I know there are several Windows programs to do this, and Photoshop has a "Save for Web" option which does this, but I want a command line or batch processing option for this. Any thoughts?

  • Have you tried Automator, maybe with third party actions (e.g. Pixelmator?)?
    – Daniel Beck
    Commented Sep 14, 2011 at 14:15

4 Answers 4


Have a look at Imagemagick. Its -strip option clear an image of any profiles and comments.

convert orig.jpg -strip result.jpg


mogrify -strip orig.jpg

Here's more info on photo handling with Imagemagick.

  • 1
    I did not want to spend a lot of time and although was interested to work with Imagemagick, spend 10+ minutes configuring it. I tried SmallImage and got what I wanted in 2 min.
    – user200507
    Commented Feb 19, 2013 at 13:35
  • 4
    @user200507 To quote the OP, "I want a command line option, or a batch processing option for this." I stand by Imagemagick as being the best at this.
    – Ellesa
    Commented Feb 26, 2013 at 6:26
  • Imagemagick's strip also stripped the green and blue channels from my semi-transparent red circle, leaving a no-metadata opaque red circle.
    – psoft
    Commented Mar 23, 2017 at 17:06
  • WARNING! mogrify did not remove the kMDItemWhereFroms = ( metadata for me! (convert did, though). It was extremely damning metadata too, because it included my full name and even that I had airdropped the photo from my iPhone. You can view this metadata with mdls.
    – ijoseph
    Commented Nov 27, 2022 at 0:10

I use macOS — currently 11.1 (Big Sur) — and I like to use ExifTool for batch metadata operations like this. Have used it from Mac OS X 10.6 onwards and even on different flavors of Linux such as Ubuntu and it works great.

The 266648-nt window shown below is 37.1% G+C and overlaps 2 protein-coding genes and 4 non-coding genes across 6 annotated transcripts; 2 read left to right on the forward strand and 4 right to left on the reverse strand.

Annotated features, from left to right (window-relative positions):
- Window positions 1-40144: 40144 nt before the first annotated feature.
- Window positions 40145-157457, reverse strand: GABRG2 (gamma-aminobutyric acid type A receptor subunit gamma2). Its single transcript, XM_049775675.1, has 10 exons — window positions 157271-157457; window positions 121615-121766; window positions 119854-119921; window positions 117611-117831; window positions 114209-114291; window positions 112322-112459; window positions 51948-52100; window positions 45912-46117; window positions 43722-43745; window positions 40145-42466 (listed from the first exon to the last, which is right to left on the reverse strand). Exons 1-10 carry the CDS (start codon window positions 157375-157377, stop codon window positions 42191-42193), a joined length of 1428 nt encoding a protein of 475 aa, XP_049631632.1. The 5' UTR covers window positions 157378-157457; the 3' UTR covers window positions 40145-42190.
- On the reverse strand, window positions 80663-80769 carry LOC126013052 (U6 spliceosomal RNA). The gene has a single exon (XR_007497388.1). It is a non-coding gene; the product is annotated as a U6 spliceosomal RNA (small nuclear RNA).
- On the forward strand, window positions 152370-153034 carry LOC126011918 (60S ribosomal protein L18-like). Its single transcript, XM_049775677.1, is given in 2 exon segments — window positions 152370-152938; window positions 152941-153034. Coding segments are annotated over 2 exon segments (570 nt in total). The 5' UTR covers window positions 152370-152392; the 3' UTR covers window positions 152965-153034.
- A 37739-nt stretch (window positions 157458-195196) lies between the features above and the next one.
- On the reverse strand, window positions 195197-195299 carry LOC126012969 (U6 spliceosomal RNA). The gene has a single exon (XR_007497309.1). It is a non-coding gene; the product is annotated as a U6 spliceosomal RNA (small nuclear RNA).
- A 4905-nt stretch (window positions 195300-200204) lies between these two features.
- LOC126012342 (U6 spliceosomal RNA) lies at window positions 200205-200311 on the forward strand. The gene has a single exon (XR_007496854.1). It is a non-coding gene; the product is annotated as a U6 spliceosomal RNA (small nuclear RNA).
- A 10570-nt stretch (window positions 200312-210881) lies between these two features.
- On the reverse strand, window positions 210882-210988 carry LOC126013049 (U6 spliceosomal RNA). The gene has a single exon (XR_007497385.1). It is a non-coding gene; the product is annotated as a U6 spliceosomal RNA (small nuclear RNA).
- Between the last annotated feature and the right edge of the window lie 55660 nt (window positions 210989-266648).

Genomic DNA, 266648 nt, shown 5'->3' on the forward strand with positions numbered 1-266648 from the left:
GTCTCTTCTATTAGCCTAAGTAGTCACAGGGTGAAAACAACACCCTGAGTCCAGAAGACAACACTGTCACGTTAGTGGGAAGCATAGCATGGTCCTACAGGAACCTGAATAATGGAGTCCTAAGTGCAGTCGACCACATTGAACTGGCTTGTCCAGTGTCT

As far as bulk scripting goes, I use this very simply Bash script that uses find to wipe all metadata from images; in this case JPEG (.jpg) images:

find 'Path/To/The/Images' -type f -name '*.jpg' |\
  while read FILENAME
    exiftool -all= -overwrite_original_in_place "${FILENAME}"

To use the script just change the 'Path/To/The/Images' to match your actual image file directory path; it can be a full path or relative and in this case it is relative. And you can change '*.jpg' to match whatever file extension you wish to act on or even set it to '*' to blindly process all files. I usually deal with JPEGs thus the .jpg extension in this small example script.

And the core magic to that script is the actual exiftool command which can be further simplified to this:

exiftool -all= -overwrite_original_in_place image_filename.jpg

The -all= is what wipes the metadata by setting all metadata fields to the value that equals nothing. The -overwrite_original_in_place will overwrite the actual image. It does not reprocess the image past reading the file, acting on the metadata and writing it back to the system. Without that flag exiftool will copy the original file with an extension that has _original appended to it; so in this case it would be image_filename.jpg_original. And the final parameter is simply the filename you want to act on.

  • 3
    exiftool -all= will remove the ICC color profile, which is now more of a problem than it used to be because some iPhones use a P3 profile while the default (for images without a profile) remains sRGB. I recommend exiftool -exif:all= -iptc:all= -time:all= instead.
    – Old Pro
    Commented Jan 17, 2022 at 21:25

The exiv2 tool (installable using homebrew) provides a quick and simple way to remove the EXIF information from one or more files e.g.:

exiv2 rm myfile1.jpg myfile1.jpg  

actually nconvert strips far more from the jpgs


nconvert.exe -rmeta -rexifthumb -o small.jpg big.jpg

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